Tell better business stories by resisting the urge to write them down in full

Posted by  Shawn Callahan —September 29, 2013
Filed in Business storytelling

Tell better business stories.
When leaders first learn about business storytelling quite often their first instinct is to write their stories down, in full with all the flourish they hope to convey in the retelling.

This is a mistake.

You see, each time you tell an oral story it’s done in a specific context and, in the case of business stories, for a specific purpose. The story is created each time you tell it with context influencing what you say.

As you tell your story there is a swirl of questions you intuitively answer: Do the people your sharing the story with already know you? Were they there when it originally happened? Is it a topic they understand? What sort of things are they interested in? How much time do they have? What are the physical surroundings? What point are you making? The list goes on.

One version of the story is never enough while at the same time you don’t want to work out all the versions you might ever need. You just don’t have the time and quite frankly, it would kill your storytelling.

What you should write down

Instead, write down enough to remember the important details such as people’s names, dates and place names. These are the bits humans are naturally hopeless at remembering but help bring a story to life.

Personally I jot down a few points for each story using Evernote. Then tag the story on what it means or illustrates such as persistence, inspiration, innovation, “storytelling at work” or “business value of storytelling”.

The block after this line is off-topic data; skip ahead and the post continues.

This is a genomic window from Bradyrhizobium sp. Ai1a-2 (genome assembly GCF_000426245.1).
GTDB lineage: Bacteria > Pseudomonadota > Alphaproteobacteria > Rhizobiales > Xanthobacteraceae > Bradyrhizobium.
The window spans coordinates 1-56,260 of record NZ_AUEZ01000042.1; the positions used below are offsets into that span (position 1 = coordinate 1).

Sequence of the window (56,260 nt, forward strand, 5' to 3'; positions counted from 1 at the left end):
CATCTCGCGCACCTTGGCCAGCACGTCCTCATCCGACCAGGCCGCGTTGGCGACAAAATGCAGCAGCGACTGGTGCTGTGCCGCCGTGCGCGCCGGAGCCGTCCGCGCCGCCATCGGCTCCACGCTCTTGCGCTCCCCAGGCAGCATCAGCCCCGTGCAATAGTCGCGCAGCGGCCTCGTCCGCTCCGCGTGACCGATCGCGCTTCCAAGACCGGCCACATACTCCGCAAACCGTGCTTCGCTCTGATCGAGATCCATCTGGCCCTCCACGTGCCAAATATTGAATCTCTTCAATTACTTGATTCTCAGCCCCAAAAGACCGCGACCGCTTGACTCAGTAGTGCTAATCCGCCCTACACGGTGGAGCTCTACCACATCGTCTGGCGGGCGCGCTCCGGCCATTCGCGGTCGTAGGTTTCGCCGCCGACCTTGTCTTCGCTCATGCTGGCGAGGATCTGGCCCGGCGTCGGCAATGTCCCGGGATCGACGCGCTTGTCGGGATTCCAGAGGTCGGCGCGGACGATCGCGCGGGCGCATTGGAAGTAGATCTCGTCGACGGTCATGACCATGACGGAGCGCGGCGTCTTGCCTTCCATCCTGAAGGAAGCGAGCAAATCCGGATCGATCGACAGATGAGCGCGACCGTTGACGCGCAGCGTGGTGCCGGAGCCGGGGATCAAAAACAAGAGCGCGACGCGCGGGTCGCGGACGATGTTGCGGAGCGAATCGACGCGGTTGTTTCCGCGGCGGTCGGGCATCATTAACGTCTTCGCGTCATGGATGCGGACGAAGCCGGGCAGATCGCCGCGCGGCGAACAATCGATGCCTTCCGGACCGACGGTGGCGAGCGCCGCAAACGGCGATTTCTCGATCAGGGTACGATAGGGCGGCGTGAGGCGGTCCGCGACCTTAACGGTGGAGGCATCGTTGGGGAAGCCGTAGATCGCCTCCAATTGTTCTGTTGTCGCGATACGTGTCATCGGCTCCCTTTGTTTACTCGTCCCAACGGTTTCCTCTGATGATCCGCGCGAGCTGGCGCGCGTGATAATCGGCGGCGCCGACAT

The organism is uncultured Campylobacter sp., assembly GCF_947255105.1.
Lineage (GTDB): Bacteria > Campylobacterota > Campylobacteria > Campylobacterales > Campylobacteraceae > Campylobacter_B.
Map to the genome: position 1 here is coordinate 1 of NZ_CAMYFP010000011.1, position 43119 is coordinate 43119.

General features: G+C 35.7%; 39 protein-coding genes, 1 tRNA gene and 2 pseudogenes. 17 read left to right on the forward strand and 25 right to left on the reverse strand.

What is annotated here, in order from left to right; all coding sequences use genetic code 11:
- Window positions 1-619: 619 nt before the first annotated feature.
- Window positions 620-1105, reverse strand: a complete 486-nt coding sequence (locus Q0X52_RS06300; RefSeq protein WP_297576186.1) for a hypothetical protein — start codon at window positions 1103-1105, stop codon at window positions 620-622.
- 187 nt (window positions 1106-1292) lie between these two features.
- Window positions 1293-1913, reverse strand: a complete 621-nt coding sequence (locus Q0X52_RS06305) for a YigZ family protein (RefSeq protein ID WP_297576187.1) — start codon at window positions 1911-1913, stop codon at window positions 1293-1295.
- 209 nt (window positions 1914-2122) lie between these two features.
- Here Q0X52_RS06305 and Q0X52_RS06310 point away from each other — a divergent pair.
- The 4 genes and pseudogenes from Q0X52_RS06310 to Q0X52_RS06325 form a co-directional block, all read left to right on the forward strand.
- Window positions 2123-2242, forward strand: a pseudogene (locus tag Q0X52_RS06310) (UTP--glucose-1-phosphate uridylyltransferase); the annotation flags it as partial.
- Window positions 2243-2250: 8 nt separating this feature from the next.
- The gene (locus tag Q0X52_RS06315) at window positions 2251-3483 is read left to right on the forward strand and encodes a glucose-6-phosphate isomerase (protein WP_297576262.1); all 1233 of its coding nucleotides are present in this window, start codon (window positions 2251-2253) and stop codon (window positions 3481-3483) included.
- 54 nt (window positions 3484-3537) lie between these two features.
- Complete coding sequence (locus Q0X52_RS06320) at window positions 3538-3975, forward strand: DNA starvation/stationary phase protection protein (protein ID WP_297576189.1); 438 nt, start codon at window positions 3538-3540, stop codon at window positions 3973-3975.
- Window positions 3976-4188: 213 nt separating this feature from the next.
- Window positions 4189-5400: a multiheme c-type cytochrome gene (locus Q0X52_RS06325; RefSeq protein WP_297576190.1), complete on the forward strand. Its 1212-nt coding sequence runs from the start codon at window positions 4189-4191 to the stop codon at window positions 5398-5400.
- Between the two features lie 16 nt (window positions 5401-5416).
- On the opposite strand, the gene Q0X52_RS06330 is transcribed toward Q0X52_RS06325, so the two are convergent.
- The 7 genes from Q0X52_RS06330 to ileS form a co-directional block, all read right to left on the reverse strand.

The process of tagging your stories is invaluable, even if you never write the tags down. When I find what I think is a good story I’ll ring my business partner Mark, tell him the story and ask him what the story means for him? He’ll say something like, “this story is about doing good things in tough times, or small things make a difference.” I then share what I think it means and through that conversation it’s like I’m locking in the meaning for myself.

Next time when someone says, “yes, well we know how small things can make a difference.” I’ll immediately think of that story I told Mark and, if it makes sense to, I could tell it.

After I’ve told the story a few times I rarely need to refer back to my list of stories. But every now and then I forget some of the specifics, but a quick search of Evernote fixes that problem.

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About  Shawn Callahan

Shawn, author of Putting Stories to Work, is one of the world's leading business storytelling consultants. He helps executive teams find and tell the story of their strategy. When he is not working on strategy communication, Shawn is helping leaders find and tell business stories to engage, to influence and to inspire. Shawn works with Global 1000 companies including Shell, IBM, SAP, Bayer, Microsoft & Danone. Connect with Shawn on:


  1. Sean says:

    Shawn- Don’t know how I missed this post but….yes yes yes yes. Multiple told versions come before any written version comes. Great advice.

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